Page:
Star Trek: Voyager Rewatch

Star Trek: Voyager Rewatch: “Unforgettable”

Written by Greg Elliot & Michael Perricone
Directed by Andrew J. Robinson
Season 4, Episode 22
Production episode 190
Original air date: April 22, 1998
Stardate: 51813.4

Captain’s log. Voyager finds itself proximate to a firefight, though they can only detect the results of the weapons fire, not the actual battle itself. Seven theorizes that the combatants are cloaked, which proves to be the case when one ship blows up the other one.

The surviving ship’s occupant is a woman named Kellin, who contacts Voyager and asks for Chakotay by name. They can’t get a transporter lock on her, and so Chakotay leads a team over to the ship. He rescues Kellin from being stuck under fallen debris and then transports back to Voyager with her. The EMH is able to treat her despite the fact that the tricorder and biobed don’t retain any information about her a second after she’s scanned.

Kellin explains that her people, the Ramurans, emit a pheromone that makes people forget them once they’re no longer proximate to them. She, in fact, spent a week on Voyager, but everyone forgot about that once she left. She has returned because she wants asylum on Voyager.

The thing is, the Ramurans are fanatically isolationist, to the point that they’re not allowed to leave their home system. Kellin, in fact, is a Tracer, charged with hunting down people who leave and bringing them back. She found one such fugitive stowing away on Voyager. She accidentally revealed herself to internal scans, and Chakotay captured her. Eventually, she explained herself, and they spent a week searching for the fugitive, finally tricking him into being in a particular location so they could deactivate his personal cloak.

But in that week, Kellin fell in love with Chakotay and now, a month later, she has decided to come to Voyager to be with him. Unfortunately, he remembers nothing of any of this, and he can’t bring himself to entirely trust her. However, as they talk, and as Kellin describes their time together that he no longer remembers, he starts to fall for her again. Eventually, they wind up smooching in his quarters.

Two cloaked Ramuran ships challenge Voyager, but Kellin helps them adjust sensors so they can get a weapons lock. The minute Voyager fires back, the two ships bugger off. Kellin is sure that they won’t give up this easily and they’ll be back.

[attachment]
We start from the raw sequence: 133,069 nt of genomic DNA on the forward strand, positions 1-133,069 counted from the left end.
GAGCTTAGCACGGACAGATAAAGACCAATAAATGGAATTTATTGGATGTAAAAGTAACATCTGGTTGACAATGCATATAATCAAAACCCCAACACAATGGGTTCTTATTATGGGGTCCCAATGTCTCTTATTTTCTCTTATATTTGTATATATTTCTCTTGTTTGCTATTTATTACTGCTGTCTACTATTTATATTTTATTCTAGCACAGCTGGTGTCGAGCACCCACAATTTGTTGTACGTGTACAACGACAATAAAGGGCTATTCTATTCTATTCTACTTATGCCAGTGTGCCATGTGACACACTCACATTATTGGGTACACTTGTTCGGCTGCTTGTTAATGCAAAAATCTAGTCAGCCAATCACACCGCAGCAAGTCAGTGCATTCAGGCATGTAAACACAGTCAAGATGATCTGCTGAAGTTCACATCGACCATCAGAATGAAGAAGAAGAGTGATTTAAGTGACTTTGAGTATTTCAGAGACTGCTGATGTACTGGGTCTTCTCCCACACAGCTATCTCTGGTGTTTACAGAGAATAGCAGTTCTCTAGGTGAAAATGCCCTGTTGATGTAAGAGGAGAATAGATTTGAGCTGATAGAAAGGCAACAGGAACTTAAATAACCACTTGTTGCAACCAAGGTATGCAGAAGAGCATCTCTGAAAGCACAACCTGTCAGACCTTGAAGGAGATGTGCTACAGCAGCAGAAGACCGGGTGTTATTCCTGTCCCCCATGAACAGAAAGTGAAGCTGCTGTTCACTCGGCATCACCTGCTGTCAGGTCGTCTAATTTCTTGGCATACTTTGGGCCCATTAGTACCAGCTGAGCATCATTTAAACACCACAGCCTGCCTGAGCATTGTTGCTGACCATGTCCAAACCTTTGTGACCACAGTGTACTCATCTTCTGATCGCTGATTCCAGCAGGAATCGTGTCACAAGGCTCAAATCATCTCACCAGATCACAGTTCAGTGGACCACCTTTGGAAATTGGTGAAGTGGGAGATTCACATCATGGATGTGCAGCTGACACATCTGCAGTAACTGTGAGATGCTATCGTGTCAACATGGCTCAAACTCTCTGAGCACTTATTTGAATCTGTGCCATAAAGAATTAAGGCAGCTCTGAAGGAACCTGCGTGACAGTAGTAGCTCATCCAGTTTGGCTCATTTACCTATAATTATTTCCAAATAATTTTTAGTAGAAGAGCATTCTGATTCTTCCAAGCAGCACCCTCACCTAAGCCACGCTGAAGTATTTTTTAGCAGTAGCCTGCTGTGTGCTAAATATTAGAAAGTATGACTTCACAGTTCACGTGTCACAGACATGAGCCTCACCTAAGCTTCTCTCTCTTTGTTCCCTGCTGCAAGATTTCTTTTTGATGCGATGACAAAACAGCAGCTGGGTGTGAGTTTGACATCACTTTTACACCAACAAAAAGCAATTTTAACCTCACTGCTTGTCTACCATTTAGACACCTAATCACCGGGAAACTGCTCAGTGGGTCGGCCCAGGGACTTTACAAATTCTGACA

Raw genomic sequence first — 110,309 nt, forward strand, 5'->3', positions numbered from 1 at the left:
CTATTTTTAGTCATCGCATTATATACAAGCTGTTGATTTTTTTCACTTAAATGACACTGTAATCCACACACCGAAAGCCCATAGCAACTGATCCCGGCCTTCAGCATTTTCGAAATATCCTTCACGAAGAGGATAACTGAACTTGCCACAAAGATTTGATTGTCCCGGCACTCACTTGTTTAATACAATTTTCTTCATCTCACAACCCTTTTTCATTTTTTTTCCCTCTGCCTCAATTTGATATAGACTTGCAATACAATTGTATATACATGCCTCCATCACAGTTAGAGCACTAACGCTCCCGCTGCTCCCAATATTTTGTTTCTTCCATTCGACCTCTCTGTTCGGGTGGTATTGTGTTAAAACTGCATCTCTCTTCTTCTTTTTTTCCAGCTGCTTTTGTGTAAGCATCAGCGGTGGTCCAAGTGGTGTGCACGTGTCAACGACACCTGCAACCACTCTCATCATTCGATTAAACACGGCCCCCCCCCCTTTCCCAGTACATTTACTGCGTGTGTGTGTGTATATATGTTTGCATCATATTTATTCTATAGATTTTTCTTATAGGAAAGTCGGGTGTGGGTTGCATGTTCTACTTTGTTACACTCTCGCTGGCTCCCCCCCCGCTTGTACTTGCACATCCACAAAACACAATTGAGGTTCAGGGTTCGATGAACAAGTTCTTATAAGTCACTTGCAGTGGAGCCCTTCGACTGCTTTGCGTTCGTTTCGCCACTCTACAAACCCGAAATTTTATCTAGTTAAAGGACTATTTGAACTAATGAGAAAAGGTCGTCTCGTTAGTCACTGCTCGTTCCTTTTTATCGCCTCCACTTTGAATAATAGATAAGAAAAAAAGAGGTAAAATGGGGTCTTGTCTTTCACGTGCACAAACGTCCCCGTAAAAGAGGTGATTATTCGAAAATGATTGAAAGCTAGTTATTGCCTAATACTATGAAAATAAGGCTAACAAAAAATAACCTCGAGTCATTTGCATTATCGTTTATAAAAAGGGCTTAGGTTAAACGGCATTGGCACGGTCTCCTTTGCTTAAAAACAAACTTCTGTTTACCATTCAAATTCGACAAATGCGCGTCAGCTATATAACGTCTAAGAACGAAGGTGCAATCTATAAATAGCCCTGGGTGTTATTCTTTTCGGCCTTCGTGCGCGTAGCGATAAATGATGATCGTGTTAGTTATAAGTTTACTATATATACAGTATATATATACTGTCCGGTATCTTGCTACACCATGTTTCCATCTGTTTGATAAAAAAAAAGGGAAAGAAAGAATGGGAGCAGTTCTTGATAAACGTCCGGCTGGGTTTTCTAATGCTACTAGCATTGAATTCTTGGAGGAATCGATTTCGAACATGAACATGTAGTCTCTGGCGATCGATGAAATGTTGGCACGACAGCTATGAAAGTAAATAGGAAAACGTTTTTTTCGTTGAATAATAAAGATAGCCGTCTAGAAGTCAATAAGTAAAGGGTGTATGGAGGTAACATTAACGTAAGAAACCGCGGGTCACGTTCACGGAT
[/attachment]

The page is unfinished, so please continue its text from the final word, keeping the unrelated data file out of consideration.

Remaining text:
Wanting to make herself useful, Kellin offers to become part of Tuvok’s security detail. Tuvok agrees to let her shadow one of his teams for a week and evaluate her.

A Tracer, Curneth, managed to get on board during the firefight with the two ships, and he captures Kellin in Chakotay’s quarters and uses a neurolytic emitter on her that will erase all her memories of the world outside the Ramuran homeworld. Chakotay places Curneth in the brig and brings Kellin to sickbay, but there’s nothing the EMH can do to stop the process. As her memories start to fade, Kellin begs Chakotay to do for her what she did for him: tell her about their relationship.

He does so, but she seems unmoved by it. If anything, her learning about this apparent lapse in judgment makes her more determined to go back home where she belongs. Reluctantly, Chakotay frees Curneth and lets him take her away. He then writes down what happened using pen and paper so it will be preserved after she’s gone.

Can’t we just reverse the polarity? Somehow, Ramuran pheromones are able to affect technology that the Ramurans have never encountered by erasing all trace of them. That’s totally plausible.

There’s coffee in that nebula! Janeway is surprisingly blasé about giving Kellin asylum, given that there’s a metric buttload of doubt and uncertainty regarding her.

Mr. Vulcan. Tuvok considers allowing Kellin to be part of her security detail. He also makes, not one, but two jokes on the subject.

Forever an ensign. Kim laments to Chakotay that Seven’s upgrades to the astrometrics sensors are not yet compatible with regular ship’s sensors, and he is not happy when Chakotay orders him to work with Seven to make them compatible. (Paris also teases him on the subject.)

Everybody comes to Neelix’s. Neelix winds up serving as Chakotay’s sounding board, both when he’s uncertain about how to respond to Kellin and when he’s struggling with her having lost her memory.

Please state the nature of the medical emergency. The EMH is confused by the fact that his scans of Kellin won’t stay in the computer. But, as he himself says: “Luckily, I’m a master of visual diagnosis.” How he visually diagnoses a concussion is left as an exercise for the viewer.

Resistance is futile. Seven notices twice that Chakotay and Kellin’s faces grow flush when they discuss the other. Kim gets to explain to her about courtship rituals and how important they are to humans. Seven listens very carefully and concludes that they’re stupid.

No sex, please, we’re Starfleet. Kellin rejects her entire society for love of Chakotay, only to have him not believe it’s real. When he finally does, her memory is erased, so she no longer even is willing to take the chance of loving him. And then Chakotay forgets all about her after she leaves. Cha cha cha.